The challenge comes when such information on a given subject is collected, collated, and interpreted. One can make mistakes. A key verse might be ignored. A key turning-point might not be noticed. The real thrust of a passage might be overlooked. This is why the systematization of theology has taken two millennia from the completion of the Canon. Systematisation and deduction are a long process, where one fine-tunes the deductions and inductions in each round of interpretation. However, in the hurry that most people are in, they sometimes overlook the discipline needed and come to theological conclusions which are not entirely correct. Since the entire theological edifice of the Bible is one whole and tight-fitting integrated unit, an error in one place, without exception, results in error in other places. Apologists should take care to spot and avoid errors because once there is error in their thinking or perception at the theological level, they cannot be successful apologists, for nothing substantial is left to defend when the foundation is missing or crooked. This is why aspiring Christian apologists should become highly literate or well-read in theology.
History has repeatedly shown that people ignorant of history are condemned to repeat the avoidable errors of history. The same is true of theology. Those who are not exposed to the ongoing stream of orthodox theological discussion, and those who do not care to study the erroneous views and interpretations in the theology of others often end up favoring interpretations and ideas that ultimately lead them into errors that have long ago been condemned by orthodoxy. [We must hasten to add here that in theological circles the word “orthodoxy” represents commitment to the fundamentals of the Christian faith, and hence is a positive word. This needs to be pointed out here because the word has other shades of meaning too, including pejorative uses]. Within theology, Christian apologists must be firmly committed to the four Cardinal Doctrines which are:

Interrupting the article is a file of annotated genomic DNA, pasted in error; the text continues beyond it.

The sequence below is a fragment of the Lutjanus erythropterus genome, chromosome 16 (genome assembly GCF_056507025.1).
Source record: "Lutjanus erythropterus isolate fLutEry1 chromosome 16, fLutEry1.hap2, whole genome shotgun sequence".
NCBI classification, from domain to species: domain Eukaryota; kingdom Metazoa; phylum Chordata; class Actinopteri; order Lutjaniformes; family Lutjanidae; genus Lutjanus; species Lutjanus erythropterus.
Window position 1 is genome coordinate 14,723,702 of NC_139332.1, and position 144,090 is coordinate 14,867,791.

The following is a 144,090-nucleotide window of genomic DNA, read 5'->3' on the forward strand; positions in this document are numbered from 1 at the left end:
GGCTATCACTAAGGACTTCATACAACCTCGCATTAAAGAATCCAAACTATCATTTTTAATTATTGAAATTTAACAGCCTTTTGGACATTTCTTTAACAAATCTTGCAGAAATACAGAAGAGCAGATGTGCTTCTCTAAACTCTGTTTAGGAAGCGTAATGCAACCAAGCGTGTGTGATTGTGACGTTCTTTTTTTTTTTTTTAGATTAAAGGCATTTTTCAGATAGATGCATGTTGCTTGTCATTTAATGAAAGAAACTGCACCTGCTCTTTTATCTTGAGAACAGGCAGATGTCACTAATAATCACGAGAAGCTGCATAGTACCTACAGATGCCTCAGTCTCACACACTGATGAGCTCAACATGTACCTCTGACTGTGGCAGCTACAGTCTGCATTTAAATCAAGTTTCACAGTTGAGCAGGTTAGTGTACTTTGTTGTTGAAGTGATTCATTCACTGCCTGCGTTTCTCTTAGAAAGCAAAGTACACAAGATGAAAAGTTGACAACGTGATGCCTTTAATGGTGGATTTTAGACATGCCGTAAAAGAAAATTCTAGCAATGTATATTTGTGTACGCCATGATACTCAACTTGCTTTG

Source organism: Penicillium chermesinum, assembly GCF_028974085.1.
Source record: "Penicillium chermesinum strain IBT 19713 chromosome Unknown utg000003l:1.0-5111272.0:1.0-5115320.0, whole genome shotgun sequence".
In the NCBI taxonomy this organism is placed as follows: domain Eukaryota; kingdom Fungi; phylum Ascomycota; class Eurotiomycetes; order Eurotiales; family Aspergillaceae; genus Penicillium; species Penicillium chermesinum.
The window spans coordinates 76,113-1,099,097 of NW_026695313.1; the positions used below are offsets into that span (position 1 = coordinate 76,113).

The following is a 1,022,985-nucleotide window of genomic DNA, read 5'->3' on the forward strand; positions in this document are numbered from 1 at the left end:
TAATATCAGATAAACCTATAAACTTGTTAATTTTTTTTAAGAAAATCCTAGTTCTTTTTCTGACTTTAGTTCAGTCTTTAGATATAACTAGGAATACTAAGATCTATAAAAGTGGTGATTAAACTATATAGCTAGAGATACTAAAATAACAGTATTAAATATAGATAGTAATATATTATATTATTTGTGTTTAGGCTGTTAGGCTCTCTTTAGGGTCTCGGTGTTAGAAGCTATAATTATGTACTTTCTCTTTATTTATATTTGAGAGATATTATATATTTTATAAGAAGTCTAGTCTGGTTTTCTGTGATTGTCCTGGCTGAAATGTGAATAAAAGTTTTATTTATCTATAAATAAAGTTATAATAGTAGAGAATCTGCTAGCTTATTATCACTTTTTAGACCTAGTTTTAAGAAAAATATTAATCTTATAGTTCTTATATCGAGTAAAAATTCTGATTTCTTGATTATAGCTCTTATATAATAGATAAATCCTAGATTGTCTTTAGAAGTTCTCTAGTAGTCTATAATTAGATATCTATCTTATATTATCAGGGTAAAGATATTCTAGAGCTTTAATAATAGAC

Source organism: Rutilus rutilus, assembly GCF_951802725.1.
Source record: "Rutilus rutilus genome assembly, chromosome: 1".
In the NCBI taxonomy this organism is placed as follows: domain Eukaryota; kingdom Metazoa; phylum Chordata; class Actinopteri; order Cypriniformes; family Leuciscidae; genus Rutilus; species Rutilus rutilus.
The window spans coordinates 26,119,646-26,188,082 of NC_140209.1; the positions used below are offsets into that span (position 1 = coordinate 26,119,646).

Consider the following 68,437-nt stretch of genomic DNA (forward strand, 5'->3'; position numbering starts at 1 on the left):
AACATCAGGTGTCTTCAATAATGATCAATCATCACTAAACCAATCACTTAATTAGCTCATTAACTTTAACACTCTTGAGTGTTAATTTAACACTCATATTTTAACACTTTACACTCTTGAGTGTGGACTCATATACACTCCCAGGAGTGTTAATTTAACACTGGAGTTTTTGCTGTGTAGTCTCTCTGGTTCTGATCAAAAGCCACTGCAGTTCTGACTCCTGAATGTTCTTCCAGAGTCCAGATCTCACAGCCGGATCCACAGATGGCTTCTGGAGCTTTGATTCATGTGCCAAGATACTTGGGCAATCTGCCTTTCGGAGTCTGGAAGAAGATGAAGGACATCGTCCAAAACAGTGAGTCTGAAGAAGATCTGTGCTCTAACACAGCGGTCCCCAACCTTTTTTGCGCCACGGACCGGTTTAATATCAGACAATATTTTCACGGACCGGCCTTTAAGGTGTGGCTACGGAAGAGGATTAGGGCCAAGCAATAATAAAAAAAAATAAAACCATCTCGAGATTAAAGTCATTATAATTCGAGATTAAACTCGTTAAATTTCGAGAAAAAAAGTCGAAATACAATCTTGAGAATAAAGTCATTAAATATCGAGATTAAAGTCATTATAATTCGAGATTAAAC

Sola Scriptura: The Bible alone is the Holy Spirit-inspired divine revelation, and the Bible alone is the final word in all matters of doctrine and practice.
Sola Fide: Faith alone is the means of obtaining justification, and human merit or work plays no role in it.
Sola Gratia: Grace alone is the means of salvation, and works play no role in it.
Sola Christus: Christ alone is the Savior, and there is no other mediator between God and man.
Any wavering on these Cardinal Doctrines will result in the weakening of other doctrines and eventual compromise. For example those who waver on Sola Scriptura are quick to denounce the six-day fiat creation. From there they degenerate to theistic evolution and the eventual abandonment of the entire special-creation and Edenic-sin framework. Nothing much is left for defense or apologetics at this stage, and this has been demonstrated through the degeneration and fall of many Christian apologists who compromised on the Cardinal Doctrines.